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Why Super Bowl Commercials Are Bad Advertising

This past week, I had an interesting discussion with my friend and fellow social media consultant Mike Oradini about the effectiveness of Super Bowl commercials and the future of advertising. For the price that companies are paying (reports show a $3.5 million price tag for a 30 second spot), they better be at least breaking even on their investment.

During our discussion, Mike brought up the trend of ads going from a “one to many” approach to a “one to one” approach. What this means is that while advertising has traditionally been done on a mass media basis, the trend is for advertising to become more personal. This means a switch from full page newspaper advertisements or TV ads to specific Facebook or Google ads.

Let’s do some math. If you are a company that advertises at the Super Bowl, lets say Ford, you are spending $3.5 million, even if you only have one, 30 second commercial. Now, it was reported that approximately 110 million people watched the Super Bowl. Of that 110 million person number, we can exclude about 30 million of them because they are children or college kids who won’t be buying a car. Now we’re down to 80 million. We can also exclude another 60 million, because at least 75% of the audience will not be in the market for buying a new car. This brings us down to 20 million. Of this group, maybe (and this is being generous), there are 2 million potential Ford customers. Of this group, a conversion rate of 1% or 20,000 purchases as a direct result of the ad are possible.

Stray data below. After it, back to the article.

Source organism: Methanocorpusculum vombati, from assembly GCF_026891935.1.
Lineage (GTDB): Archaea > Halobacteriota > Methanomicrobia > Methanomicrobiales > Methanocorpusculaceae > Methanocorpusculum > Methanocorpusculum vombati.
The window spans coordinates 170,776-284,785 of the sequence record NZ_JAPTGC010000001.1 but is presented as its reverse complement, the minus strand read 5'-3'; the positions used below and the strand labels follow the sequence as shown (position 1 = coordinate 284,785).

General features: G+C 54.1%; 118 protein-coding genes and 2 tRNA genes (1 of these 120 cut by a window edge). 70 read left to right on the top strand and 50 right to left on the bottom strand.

Now, with $3.5 million, you could run an enormously extensive online advertising campaign. For example, you could allocate $1 million for Google ads, running with keywords associated with Ford car purchases. These customers are actively looking to buy cars. Another $1 million can be used for Facebook ads, targeting people who are interested in American-made vehicles. At an average of $2/click for Google and $1/click for Facebook, you would be able to get 1.5 million potential customers to come to your site. And yes, I know the argument for Super Bowl ads includes a “brand awareness” boost. For this purpose, lets allocate the remaining $1.5 million in the budget for banner ads across the Internet (particularly on relevant sites, like car review and car magazine sites). From these banner ads, for argument’s sake, lets say another 500,000 potential customers come to your site. That brings your potential customer number to 2 million, equivalent to the Super Bowl ad number. But we forgot one key factor; conversion rate. Since your online ads are targeting Internet users who are actively looking for, or likely to buy a vehicle, your conversion rate will logically be higher. Even with a conversion rate of just 2%, you are already selling DOUBLE the number of cars you would have been able to sell from the Super Bowl ad.

Obviously the numbers used in the preceding paragraphs are a bit rough but the message is still important. Over time, advertising will start to shift towards this “personalized” direction. However, now is the time to be ahead of the game and tailor your advertising message to the group you are marketing to. It is simply common sense. If you were a big Green Bay Packers fan and there were 2 different companies advertising the same car to you: one using New York Giants quarterback, Eli Manning in the commercial and the other using Packers quarterback Aaron Rodgers in the commercial, which are you more likely to pay attention to?

Do you have any thoughts on the future of advertising? Let us know in the comments below!

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